Three peripheral subjects –the ruins, cinema and ghosts– were quickly incorporated to my research on the representation of time. Ruins embody the exact point where space and time collide and become one, a testimony of how one affects the other. A ruin belongs to the past, we can almost see the ghosts of the former tenants that inhabited that space and the dramas that were staged between those crumbling, decaying walls. On the other hand, cinema and the moving image also expanded my research. Especially the figure of Andrei Tarkovsky, who came up with (and wrote profusely about) the metaphor of film-making as ‘sculpting with time’. Film has traditionally been understood as the perfect vehicle for conveying time. But what happens with other forms of visual or aural arts? Are they qualified to portray the subtleties of passing time? Can they successfully extract and transmit the slippery characteristics of personal memories?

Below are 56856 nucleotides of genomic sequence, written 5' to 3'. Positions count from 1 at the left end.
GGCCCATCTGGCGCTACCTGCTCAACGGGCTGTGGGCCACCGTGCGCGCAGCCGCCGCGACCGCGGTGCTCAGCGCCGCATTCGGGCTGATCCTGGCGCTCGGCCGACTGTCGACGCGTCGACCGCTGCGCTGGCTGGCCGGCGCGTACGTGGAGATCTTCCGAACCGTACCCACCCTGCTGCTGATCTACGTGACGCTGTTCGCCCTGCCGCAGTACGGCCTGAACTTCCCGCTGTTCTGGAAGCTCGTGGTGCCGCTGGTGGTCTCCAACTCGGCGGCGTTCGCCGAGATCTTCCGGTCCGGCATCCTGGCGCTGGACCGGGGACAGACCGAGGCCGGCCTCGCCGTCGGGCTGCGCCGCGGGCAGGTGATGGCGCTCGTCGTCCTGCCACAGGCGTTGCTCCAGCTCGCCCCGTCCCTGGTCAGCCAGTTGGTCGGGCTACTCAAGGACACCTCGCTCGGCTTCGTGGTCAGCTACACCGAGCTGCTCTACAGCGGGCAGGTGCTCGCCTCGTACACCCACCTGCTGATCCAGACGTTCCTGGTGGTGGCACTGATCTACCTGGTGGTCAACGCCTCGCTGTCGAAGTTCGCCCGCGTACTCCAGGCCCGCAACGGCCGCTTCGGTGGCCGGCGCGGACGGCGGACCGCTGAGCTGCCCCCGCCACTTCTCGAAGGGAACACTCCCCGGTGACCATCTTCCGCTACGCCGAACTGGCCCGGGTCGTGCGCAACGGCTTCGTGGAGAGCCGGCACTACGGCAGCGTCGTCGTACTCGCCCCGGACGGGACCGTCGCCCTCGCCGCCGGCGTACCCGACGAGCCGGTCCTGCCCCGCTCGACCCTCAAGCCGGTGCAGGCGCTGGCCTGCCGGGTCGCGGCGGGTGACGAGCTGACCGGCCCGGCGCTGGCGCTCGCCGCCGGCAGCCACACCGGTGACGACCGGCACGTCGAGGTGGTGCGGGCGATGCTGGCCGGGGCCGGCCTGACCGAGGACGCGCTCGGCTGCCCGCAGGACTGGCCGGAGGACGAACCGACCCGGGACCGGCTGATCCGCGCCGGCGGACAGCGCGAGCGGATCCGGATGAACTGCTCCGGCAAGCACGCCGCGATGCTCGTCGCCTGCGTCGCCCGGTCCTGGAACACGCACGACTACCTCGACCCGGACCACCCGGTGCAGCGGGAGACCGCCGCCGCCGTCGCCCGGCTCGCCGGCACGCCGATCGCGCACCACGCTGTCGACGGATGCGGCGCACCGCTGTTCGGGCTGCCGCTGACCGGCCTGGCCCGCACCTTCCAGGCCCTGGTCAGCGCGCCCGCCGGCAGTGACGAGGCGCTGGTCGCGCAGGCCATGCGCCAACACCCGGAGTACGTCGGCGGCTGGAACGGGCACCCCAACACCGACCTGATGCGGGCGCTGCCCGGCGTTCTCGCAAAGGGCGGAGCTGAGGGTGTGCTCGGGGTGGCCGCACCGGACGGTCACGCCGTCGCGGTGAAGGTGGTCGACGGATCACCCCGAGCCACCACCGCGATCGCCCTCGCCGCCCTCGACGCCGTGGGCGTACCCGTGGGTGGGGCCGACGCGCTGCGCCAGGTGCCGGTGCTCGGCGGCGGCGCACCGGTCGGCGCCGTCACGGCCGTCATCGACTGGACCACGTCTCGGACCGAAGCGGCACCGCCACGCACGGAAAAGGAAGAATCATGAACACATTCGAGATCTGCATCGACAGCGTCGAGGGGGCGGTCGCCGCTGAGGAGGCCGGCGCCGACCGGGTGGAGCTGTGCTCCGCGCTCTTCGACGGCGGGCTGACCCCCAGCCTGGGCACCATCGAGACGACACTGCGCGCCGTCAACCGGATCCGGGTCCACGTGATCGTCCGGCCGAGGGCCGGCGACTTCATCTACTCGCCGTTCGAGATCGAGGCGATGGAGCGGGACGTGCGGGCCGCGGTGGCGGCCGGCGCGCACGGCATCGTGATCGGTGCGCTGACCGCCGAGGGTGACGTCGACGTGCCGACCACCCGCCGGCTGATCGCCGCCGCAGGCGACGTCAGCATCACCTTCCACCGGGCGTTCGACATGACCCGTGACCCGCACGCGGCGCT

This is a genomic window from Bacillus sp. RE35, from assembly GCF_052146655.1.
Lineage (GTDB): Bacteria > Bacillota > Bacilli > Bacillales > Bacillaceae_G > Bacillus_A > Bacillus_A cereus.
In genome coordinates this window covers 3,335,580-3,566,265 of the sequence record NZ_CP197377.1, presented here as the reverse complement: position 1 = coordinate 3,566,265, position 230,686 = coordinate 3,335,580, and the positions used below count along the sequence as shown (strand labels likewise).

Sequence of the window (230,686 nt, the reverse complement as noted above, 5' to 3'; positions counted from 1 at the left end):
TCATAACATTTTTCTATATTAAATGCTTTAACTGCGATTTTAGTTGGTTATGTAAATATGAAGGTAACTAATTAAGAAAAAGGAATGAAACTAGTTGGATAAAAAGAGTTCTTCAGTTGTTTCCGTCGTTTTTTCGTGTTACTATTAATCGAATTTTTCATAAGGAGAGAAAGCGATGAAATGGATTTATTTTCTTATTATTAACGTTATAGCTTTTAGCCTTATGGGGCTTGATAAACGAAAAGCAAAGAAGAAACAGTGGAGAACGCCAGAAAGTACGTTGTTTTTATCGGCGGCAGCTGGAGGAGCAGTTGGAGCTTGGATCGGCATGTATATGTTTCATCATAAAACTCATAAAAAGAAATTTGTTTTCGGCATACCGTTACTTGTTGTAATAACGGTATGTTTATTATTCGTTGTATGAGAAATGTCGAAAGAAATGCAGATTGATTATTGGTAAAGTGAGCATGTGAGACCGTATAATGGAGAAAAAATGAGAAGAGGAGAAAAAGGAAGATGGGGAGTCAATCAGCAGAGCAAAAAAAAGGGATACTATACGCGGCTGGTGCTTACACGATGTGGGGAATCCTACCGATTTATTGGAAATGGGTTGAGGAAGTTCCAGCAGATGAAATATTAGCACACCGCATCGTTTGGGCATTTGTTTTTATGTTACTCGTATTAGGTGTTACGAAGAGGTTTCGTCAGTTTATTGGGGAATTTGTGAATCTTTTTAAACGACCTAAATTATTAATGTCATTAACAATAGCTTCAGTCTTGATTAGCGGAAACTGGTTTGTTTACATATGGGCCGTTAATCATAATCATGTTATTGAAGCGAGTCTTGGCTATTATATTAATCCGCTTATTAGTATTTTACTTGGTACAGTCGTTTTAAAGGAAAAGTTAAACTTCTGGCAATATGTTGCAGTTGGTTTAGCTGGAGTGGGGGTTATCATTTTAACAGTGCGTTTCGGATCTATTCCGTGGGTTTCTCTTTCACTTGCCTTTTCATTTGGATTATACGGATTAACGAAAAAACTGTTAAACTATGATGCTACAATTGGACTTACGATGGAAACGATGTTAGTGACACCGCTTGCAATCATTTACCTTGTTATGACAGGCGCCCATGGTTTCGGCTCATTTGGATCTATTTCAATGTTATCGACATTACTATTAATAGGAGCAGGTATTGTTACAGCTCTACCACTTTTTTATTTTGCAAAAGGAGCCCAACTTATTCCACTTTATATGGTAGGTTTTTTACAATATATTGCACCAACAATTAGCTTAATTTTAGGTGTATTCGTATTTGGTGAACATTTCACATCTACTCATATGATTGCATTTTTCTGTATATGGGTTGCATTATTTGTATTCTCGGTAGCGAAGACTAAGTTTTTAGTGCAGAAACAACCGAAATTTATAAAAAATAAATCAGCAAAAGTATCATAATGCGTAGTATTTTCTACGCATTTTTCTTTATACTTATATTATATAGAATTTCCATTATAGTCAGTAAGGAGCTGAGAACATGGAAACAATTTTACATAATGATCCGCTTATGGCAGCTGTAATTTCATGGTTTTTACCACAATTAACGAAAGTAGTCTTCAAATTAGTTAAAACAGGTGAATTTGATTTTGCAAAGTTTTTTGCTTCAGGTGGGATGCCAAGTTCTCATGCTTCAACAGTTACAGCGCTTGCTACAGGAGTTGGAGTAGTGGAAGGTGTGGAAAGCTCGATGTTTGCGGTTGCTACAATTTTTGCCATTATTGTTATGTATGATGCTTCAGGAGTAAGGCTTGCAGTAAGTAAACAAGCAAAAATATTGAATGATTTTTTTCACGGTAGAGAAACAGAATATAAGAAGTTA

Tarkovsky is, no doubt, an author haunted by the desire of retrieving the past. Most of his films, like ‘Mirror’, ‘Solaris’ and ‘Nostalghia’, explore directly the ideas of recurring memories and how they materialize in our present. “Time and memory merge into each other; they are like the two sides of a medal. It is obvious enough that without Time, memory cannot exist either”2. Another key reading for this show was Jacques Derrida’s ‘Specters of Marx’3, which was to become the seminal text for a new cultural critical trend called ‘hauntology’. In said book Derrida talks at length about the spectre, or ghost, as a non-object, a non-present presence. Where Derrida speaks of ghosts and the politics of memory, Tarkovsky speaks of nostalgia and poetics of memory. It all amounts, as far as ‘Time Capsules’ is concerned, to the question of re-accessing the past, its remembrances and souvenirs, some more welcome than others, but all of them haunting the artist and, thus, his/her audience.
The time capsule invokes, evokes or convokes the ‘Other’. For the audience, the invoked ‘Other’ (a person, a thing, a place, a feeling) of the artist may remain unknown. Thanks to that, the artist’s ‘Other’ morphs into the spectator’s ‘Other’. If that happened, we would be opening a successful time capsule. What is the fate of the time capsules that fail?